Ida is eight years old. She’s learning to do magic, and spends the afternoons playing at making potions that’ll give her magic powers. She’s in her room upstairs. She goes up to the window and sees that the sun has brought out a butterfly from somewhere. It’s lying on the window sill, dusty and dirty, clearly one of last year’s. Its wings are wide open, showing a beautiful, symmetrical pattern. It’s not just the usual swallow-tail, but some rare specimen. It has the shape of two eyes drawn on its grey-and-brown wings. The illusion is perfect, the almond-shaped eyes have grey-green irises and black pupils in the middle. The butterfly is lying still, like a beautiful, fascinating object, like a subtle, whimsical piece of jewellery. Little Ida thinks she can see the wingtips shuddering. She carefully slides her hand under it and sets it in the very middle, where the lines cross, where the vertical destiny line bisects the heart line and further on the life line. Ida and her mother sometimes play at palm reading, that’s how she knows. She closes her eyes and imagines a life-giving mist flowing from the middle of her hand. The fragile butterfly is entirely bathed in it, the mist washes the winter and the dust off it and brings it back to life. Her excitement grows, until finally she feels something stirring, a gentle, nervous tremble, and when she opens her eyes she sees that the wings really are moving, trying to flatten themselves even more and cover the entire space. The butterfly starts wandering awkwardly about her hand, pattering to and fro, circling on the landing field. Ida moves very carefully, holding her breath. She opens the window and stretches out her hand. Brisk ripples of air flow in, tiny gusts of it. Feeling the sunny open space and the warmth of the day, the butterfly comes to life, and its wings starts to quiver. Ida’s heart is racing as she goes on holding her breath. Her eyes climb her middle finger and gauge the trails of wind, like a hang-glider pilot who’s waiting for the right moment to take off. “Fly, fly,” she says to it, but it stubbornly resists, its wings fluttering and its thin legs still gripping the skin on her finger. Finally, reluctantly, in slow motion it lets go of its support and moves forward, first falling downwards, but soon gliding up again. Ida can see it at the height of the edge of the roof, where it turns a few circles and finally flies towards the chimney. In the corner of her eye she catches sight of a small shadow to her left. It all happens very quickly. A small brown bird the size of a sparrow, with an orange tail, flies up to the flight-intoxicated butterfly and gently seizes it, as if it were a scrap of paper snapped up by the wind. It disappears behind the house.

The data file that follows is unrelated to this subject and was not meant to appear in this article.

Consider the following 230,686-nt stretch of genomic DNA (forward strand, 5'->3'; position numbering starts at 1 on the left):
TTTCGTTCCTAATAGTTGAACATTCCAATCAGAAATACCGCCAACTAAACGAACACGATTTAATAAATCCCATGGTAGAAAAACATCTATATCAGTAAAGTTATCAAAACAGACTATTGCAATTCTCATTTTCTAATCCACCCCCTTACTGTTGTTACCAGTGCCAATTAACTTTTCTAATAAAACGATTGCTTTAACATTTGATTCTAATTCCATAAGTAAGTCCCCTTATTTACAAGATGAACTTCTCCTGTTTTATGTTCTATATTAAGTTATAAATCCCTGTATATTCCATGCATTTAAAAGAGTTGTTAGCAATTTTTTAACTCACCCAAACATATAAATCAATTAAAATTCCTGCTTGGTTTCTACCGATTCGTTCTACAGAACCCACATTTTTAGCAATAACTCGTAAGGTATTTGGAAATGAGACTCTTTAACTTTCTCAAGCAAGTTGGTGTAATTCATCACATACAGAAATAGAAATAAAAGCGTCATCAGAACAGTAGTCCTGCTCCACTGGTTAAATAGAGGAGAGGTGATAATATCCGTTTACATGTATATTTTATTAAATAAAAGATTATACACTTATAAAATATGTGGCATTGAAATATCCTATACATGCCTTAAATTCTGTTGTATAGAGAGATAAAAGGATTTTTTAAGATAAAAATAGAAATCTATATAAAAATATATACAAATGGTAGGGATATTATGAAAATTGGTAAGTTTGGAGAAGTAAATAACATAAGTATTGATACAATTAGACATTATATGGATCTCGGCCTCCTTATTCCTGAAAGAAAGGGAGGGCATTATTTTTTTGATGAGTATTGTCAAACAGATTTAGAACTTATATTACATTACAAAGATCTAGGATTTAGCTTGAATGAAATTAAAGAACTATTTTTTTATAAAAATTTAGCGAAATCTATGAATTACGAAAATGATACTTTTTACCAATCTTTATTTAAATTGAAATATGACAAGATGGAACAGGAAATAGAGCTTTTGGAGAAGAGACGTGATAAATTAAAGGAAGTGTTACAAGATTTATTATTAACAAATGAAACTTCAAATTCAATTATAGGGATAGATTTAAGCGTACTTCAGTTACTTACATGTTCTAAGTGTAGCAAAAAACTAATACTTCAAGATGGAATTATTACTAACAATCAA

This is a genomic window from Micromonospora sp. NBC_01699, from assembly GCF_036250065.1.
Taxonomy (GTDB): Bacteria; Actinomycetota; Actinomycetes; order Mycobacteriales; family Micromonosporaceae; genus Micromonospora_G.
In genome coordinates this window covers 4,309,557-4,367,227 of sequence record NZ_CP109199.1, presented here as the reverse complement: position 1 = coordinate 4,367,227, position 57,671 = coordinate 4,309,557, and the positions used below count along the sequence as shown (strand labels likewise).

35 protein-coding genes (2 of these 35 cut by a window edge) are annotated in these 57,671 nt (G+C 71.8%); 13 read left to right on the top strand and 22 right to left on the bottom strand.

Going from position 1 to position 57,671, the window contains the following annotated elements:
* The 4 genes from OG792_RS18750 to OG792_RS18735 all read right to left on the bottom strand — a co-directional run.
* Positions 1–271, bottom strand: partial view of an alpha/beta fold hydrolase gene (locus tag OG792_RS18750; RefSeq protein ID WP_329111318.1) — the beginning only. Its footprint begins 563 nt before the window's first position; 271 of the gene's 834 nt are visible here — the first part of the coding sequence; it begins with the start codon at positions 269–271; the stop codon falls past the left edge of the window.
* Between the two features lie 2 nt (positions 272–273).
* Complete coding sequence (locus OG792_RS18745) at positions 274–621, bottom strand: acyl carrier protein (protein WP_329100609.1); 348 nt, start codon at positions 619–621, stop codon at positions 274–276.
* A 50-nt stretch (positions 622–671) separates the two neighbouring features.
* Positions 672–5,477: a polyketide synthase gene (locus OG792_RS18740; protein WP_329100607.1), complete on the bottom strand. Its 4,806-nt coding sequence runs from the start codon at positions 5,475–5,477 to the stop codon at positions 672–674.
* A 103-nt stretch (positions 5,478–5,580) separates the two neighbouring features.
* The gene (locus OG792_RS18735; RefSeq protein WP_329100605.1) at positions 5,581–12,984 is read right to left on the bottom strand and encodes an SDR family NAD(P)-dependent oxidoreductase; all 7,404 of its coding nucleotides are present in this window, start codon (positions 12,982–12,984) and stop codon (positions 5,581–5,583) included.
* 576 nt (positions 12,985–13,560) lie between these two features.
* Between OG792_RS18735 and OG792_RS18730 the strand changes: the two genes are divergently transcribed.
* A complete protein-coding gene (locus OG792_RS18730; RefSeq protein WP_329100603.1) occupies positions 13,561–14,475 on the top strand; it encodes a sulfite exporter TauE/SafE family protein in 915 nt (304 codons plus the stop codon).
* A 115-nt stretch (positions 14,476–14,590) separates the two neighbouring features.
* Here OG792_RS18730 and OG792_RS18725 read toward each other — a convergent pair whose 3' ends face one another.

She stands there amazed, her hand outstretched in the open air.
Translated by Antonia Lloyd-Jones